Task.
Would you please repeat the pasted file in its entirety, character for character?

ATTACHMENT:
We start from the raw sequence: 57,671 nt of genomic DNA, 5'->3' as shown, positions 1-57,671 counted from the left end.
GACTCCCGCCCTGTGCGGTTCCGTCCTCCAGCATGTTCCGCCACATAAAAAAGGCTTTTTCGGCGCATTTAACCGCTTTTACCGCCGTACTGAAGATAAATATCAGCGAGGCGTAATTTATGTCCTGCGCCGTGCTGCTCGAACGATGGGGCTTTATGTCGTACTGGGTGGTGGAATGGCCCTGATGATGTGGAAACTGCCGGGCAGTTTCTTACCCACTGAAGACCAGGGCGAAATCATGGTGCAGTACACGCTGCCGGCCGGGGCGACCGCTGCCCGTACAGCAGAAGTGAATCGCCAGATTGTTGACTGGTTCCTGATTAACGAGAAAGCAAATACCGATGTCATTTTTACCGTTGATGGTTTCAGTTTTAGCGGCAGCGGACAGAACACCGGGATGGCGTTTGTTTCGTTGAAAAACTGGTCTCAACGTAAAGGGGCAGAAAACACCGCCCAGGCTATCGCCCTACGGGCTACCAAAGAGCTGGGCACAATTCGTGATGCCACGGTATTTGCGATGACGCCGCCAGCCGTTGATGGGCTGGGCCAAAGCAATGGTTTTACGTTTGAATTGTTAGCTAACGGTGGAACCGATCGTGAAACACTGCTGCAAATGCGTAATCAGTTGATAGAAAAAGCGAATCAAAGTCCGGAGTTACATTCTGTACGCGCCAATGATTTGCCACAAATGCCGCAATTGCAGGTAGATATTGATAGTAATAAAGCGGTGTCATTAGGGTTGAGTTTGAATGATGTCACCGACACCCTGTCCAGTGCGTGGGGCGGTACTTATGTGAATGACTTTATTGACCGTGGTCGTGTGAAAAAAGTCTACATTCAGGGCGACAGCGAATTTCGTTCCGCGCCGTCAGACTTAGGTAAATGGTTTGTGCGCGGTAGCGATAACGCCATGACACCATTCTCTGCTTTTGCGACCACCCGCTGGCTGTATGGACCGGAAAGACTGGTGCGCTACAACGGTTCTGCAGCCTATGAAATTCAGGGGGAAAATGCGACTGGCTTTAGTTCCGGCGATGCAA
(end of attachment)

We start from the raw sequence: 57,671 nt of genomic DNA, 5'->3' as shown, positions 1-57,671 counted from the left end.
GACTCCCGCCCTGTGCGGTTCCGTCCTCCAGCATGTTCCGCCACATAAAAAAGGCTTTTTCGGCGCATTTAACCGCTTTTACCGCCGTACTGAAGATAAATATCAGCGAGGCGTAATTTATGTCCTGCGCCGTGCTGCTCGAACGATGGGGCTTTATGTCGTACTGGGTGGTGGAATGGCCCTGATGATGTGGAAACTGCCGGGCAGTTTCTTACCCACTGAAGACCAGGGCGAAATCATGGTGCAGTACACGCTGCCGGCCGGGGCGACCGCTGCCCGTACAGCAGAAGTGAATCGCCAGATTGTTGACTGGTTCCTGATTAACGAGAAAGCAAATACCGATGTCATTTTTACCGTTGATGGTTTCAGTTTTAGCGGCAGCGGACAGAACACCGGGATGGCGTTTGTTTCGTTGAAAAACTGGTCTCAACGTAAAGGGGCAGAAAACACCGCCCAGGCTATCGCCCTACGGGCTACCAAAGAGCTGGGCACAATTCGTGATGCCACGGTATTTGCGATGACGCCGCCAGCCGTTGATGGGCTGGGCCAAAGCAATGGTTTTACGTTTGAATTGTTAGCTAACGGTGGAACCGATCGTGAAACACTGCTGCAAATGCGTAATCAGTTGATAGAAAAAGCGAATCAAAGTCCGGAGTTACATTCTGTACGCGCCAATGATTTGCCACAAATGCCGCAATTGCAGGTAGATATTGATAGTAATAAAGCGGTGTCATTAGGGTTGAGTTTGAATGATGTCACCGACACCCTGTCCAGTGCGTGGGGCGGTACTTATGTGAATGACTTTATTGACCGTGGTCGTGTGAAAAAAGTCTACATTCAGGGCGACAGCGAATTTCGTTCCGCGCCGTCAGACTTAGGTAAATGGTTTGTGCGCGGTAGCGATAACGCCATGACACCATTCTCTGCTTTTGCGACCACCCGCTGGCTGTATGGACCGGAAAGACTGGTGCGCTACAACGGTTCTGCAGCCTATGAAATTCAGGGGGAAAATGCGACTGGCTTTAGTTCCGGCGATGCAA